The Wars of the Roses were a series of wars fought in 15th century England between two rival factions of the royal Plantagenet house until the ascension of the Tudor house with Henry VII in 1485. It was during the Wars of the Roses that the bloodiest and biggest battle on English soil was fought: the Battle of Towton. Although some see the Wars of the Roses as beginning in 1455, this fails to factor in the many issues leading up to the first battle in 1455. It was these issues which set the necessary pre-conditions for Cade’s rebellion in 1450 and sowed the seeds of war within England. However, to begin explaining the significance of Cade’s rebellion as a cause for the Wars of the Roses, it is necessary to shed light on the key figures who played a major role within the conflict.
The Plantagenet royal house during the Wars of the Roses was split between two rival factions: the Lancastrians and the Yorkists. At the beginning, the Lancastrians were headed by the ruling monarch at the time, King Henry VI, whilst the Yorkists were headed by Richard, Duke of York. Both descended from King Edward III, yet the Lancastrians descended from his third son (John of Gaunt, the Duke of Lancaster) whereas the Yorkists were descended from his second son (Lionel, Duke of Clarence) through York’s mother as well as his fourth son Edmund, Duke of York, giving them an arguably greater claim to the throne. Cade’s rebellion can be seen as a cause of the Wars of the Roses as it is during the rebellion when the conflict between the two factions began to simmer.
Jack Cade’s rebellion began in May-June 1450. A mark on the ground at the beginning of a long bloody journey. Cade’s rebellion displayed the cracks in the foundations of Henry VI’s rule and exposed the Lancastrians to rival claimants for power. There are a wide variety of causes of Cade’s rebellion, from economic to social to political, highlighting the many failures of the king. England’s losses in France, such as Maine, Rouen and Normandy from 1448-1450 caused disgruntled and defeated soldiers to sail back to Kent, where Cade’s rebellion began.
The theme of the peoples of England losing faith in the rule of King Henry VI is one that would remain throughout the Wars of the Roses. Corruption within the government of Henry VI and his officials was rife. Henry VI was a weak, unfit king who was more interested in scholarly and religious pursuits, having notably founded Eton College, than fighting wars and leading government. This drastic difference from his father, Henry V, led the peoples of England to fester in discontent which eventually blew up with the rebellion of Jack Cade. As he had no interest in ruling the realm, the task was left to his closest companion William de la Pole, the Duke of Suffolk, who maintained his dominance through keeping the king away from all except a select few chosen individuals. However, Suffolk was soon imprisoned and sent away to quell tensions as a scapegoat of government, being murdered on his way to imprisonment near Kent. Corrupt officials such as William Ayscough, the Bishop of Salisbury and the hated sheriff of Kent, William Crowmer, were also killed during the rebellion.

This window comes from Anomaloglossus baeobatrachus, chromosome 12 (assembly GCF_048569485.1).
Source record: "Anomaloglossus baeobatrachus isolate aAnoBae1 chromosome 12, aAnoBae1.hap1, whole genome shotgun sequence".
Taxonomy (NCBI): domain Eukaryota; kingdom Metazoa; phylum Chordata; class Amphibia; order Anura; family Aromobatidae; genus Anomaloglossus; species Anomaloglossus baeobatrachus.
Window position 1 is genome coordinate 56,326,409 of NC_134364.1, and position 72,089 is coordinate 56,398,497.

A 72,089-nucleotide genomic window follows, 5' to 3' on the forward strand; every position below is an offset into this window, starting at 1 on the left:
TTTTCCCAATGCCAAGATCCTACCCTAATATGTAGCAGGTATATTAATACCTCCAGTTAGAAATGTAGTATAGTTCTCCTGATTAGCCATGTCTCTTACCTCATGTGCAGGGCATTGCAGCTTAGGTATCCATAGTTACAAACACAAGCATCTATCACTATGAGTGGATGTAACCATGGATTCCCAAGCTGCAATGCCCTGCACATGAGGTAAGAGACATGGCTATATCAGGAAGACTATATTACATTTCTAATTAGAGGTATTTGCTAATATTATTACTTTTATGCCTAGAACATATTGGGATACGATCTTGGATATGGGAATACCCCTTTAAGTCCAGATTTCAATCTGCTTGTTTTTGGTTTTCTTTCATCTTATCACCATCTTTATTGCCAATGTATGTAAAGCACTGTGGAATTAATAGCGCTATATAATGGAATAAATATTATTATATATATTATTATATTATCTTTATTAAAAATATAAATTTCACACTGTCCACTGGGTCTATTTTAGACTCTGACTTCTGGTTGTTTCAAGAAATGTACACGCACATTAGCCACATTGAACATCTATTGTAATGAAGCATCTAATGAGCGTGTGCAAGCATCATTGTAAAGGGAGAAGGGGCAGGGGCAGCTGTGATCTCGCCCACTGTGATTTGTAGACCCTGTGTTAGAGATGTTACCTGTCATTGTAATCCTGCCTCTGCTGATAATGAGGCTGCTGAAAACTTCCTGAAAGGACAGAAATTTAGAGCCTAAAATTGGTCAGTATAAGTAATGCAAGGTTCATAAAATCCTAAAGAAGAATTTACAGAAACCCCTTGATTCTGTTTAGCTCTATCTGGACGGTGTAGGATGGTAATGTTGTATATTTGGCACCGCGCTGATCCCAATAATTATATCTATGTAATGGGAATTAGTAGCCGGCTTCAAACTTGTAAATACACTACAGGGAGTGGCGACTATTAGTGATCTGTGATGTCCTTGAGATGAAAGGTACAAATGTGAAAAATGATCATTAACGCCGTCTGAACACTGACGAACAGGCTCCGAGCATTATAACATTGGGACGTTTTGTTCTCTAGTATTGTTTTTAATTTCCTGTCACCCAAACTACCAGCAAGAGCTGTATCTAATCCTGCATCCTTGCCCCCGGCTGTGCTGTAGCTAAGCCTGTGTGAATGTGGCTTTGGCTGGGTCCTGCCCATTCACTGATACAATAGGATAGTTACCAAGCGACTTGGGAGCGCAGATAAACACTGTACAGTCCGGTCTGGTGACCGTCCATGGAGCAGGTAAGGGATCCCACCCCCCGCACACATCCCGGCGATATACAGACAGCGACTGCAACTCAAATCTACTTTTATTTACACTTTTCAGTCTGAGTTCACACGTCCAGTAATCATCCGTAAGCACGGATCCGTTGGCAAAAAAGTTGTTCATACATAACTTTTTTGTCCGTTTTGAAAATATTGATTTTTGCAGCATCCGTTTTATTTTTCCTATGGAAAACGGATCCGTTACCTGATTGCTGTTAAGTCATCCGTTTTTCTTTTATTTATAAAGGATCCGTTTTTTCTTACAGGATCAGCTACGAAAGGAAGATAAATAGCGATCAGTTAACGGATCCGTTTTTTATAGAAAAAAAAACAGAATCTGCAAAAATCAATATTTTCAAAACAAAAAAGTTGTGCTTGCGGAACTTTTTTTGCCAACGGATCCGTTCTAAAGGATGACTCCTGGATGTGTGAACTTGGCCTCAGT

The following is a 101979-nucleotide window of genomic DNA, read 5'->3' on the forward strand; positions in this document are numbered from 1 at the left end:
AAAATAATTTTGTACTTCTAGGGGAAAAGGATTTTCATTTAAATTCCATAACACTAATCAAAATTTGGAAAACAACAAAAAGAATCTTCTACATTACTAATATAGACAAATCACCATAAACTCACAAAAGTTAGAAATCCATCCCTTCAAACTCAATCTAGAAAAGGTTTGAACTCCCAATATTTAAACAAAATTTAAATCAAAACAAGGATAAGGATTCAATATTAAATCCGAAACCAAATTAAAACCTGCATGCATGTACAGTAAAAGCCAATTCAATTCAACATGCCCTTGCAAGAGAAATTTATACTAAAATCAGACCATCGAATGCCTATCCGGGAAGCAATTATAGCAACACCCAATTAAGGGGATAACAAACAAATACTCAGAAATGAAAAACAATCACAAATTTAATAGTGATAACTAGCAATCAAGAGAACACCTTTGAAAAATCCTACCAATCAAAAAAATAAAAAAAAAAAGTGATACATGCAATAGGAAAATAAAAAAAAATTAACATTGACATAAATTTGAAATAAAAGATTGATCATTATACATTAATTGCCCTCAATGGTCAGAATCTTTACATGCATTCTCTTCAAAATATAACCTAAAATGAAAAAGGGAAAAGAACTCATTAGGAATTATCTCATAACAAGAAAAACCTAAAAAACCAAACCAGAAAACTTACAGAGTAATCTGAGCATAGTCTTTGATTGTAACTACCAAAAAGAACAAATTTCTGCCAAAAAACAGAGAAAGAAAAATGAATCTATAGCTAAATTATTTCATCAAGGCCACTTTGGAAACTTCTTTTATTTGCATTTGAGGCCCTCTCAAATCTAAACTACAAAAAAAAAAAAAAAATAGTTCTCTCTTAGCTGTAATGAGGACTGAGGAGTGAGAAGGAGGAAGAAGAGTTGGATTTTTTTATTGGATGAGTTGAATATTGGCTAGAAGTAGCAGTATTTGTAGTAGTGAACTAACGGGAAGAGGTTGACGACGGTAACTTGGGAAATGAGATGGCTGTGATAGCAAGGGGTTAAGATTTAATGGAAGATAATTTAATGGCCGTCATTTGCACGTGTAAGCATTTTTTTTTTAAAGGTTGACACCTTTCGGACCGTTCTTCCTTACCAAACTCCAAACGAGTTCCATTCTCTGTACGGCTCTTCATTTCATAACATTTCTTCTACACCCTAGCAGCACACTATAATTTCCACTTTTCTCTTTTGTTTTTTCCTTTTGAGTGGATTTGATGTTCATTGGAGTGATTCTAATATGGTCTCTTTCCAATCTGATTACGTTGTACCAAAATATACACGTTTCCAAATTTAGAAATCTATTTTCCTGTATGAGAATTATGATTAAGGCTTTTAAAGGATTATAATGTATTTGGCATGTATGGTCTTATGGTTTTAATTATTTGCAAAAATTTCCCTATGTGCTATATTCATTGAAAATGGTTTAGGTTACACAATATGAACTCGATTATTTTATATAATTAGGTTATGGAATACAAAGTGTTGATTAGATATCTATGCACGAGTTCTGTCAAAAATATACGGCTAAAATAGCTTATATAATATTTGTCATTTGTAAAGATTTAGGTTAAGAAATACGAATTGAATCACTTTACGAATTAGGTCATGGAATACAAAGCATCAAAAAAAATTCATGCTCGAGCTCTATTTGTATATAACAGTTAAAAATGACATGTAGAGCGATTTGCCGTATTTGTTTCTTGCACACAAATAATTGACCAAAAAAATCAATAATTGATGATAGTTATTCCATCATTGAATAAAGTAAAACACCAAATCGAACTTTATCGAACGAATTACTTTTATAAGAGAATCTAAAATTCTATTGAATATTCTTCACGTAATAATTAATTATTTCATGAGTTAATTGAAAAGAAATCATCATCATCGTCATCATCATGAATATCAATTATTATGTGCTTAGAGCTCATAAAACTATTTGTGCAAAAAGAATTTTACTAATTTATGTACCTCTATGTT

Alongside these events was a significant issue during Cade’s rebellion which would eventually lead to the major conflicts of the Wars of the Roses. Jack Cade had changed his name and proclaimed himself with the surname Mortimer. Richard of York, a man who had an arguably greater claim to the throne through his mother Anne Mortimer, was seen as a grasping power-hungry man by the court. In addition, Cade had stayed in the White Hart Inn in London, which was seen as the symbol of the deposed Richard II. York being linked to Cade, regardless of his adamant claims of fealty to the King and lack of presence in England, was seen as treasonous. Cade was killed on the 12th of July 1450, yet the effects of his rebellion lingered.
Overall Cade’s rebellion is seen as a significant cause and often the beginning of the Wars of the Roses, since the king failed to resolve the many issues that created the rebellion. Corruption and favouritism continued as seen in the dominance of the new ‘favourite’ of the king Edmund Beaufort, Duke of Somerset, who was also a rival of York’s. Tensions exacerbated which ultimately led to the first military confrontation of the Wars of the Roses at Dartford in 1452 wherein York asked for the removal of corrupt persons, such as Somerset, from the King’s presence. It also led to the first battle of St. Albans in 1455 wherein Somerset was killed by the Yorkists. A weak monarch unable to administer government, solve rising debt, nor lead battles was a recipe for disaster and would spell the end for Henry VI and the rise of the Yorkists. Henry VI himself left London during the rebellion, a move which he repeated during the Wars of the Roses and eventually, as some historians argue, turned him back into a noble instead of a monarch. York’s claim to the throne and his proclaimed passion for the ‘communitas’ and ‘commonweal’ would prove to be stronger than the monarch himself.
By Maimoonah Yaasmeen